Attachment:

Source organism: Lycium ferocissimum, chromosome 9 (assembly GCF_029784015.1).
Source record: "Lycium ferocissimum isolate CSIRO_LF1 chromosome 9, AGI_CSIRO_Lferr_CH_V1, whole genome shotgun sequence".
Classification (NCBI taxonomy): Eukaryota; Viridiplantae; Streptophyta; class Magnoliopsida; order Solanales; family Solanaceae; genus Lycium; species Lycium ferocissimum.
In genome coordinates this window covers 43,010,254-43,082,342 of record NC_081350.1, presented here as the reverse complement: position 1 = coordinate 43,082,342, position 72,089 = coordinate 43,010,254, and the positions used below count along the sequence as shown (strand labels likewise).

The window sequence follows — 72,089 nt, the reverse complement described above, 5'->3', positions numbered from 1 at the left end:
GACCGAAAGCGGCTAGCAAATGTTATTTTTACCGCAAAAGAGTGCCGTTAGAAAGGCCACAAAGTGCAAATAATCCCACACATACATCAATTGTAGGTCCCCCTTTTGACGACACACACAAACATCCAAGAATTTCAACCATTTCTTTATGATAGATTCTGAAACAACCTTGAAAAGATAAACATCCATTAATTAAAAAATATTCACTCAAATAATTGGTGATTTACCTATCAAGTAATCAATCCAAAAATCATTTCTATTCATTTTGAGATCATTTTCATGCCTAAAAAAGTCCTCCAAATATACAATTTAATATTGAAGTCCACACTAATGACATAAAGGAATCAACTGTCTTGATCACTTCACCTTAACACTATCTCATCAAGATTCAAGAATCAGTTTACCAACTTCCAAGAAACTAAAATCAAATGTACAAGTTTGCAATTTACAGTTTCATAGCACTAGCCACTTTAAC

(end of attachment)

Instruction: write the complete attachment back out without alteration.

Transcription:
Source organism: Lycium ferocissimum, chromosome 9 (assembly GCF_029784015.1).
Source record: "Lycium ferocissimum isolate CSIRO_LF1 chromosome 9, AGI_CSIRO_Lferr_CH_V1, whole genome shotgun sequence".
Classification (NCBI taxonomy): Eukaryota; Viridiplantae; Streptophyta; class Magnoliopsida; order Solanales; family Solanaceae; genus Lycium; species Lycium ferocissimum.
In genome coordinates this window covers 43,010,254-43,082,342 of record NC_081350.1, presented here as the reverse complement: position 1 = coordinate 43,082,342, position 72,089 = coordinate 43,010,254, and the positions used below count along the sequence as shown (strand labels likewise).

The window sequence follows — 72,089 nt, the reverse complement described above, 5'->3', positions numbered from 1 at the left end:
GACCGAAAGCGGCTAGCAAATGTTATTTTTACCGCAAAAGAGTGCCGTTAGAAAGGCCACAAAGTGCAAATAATCCCACACATACATCAATTGTAGGTCCCCCTTTTGACGACACACACAAACATCCAAGAATTTCAACCATTTCTTTATGATAGATTCTGAAACAACCTTGAAAAGATAAACATCCATTAATTAAAAAATATTCACTCAAATAATTGGTGATTTACCTATCAAGTAATCAATCCAAAAATCATTTCTATTCATTTTGAGATCATTTTCATGCCTAAAAAAGTCCTCCAAATATACAATTTAATATTGAAGTCCACACTAATGACATAAAGGAATCAACTGTCTTGATCACTTCACCTTAACACTATCTCATCAAGATTCAAGAATCAGTTTACCAACTTCCAAGAAACTAAAATCAAATGTACAAGTTTGCAATTTACAGTTTCATAGCACTAGCCACTTTAAC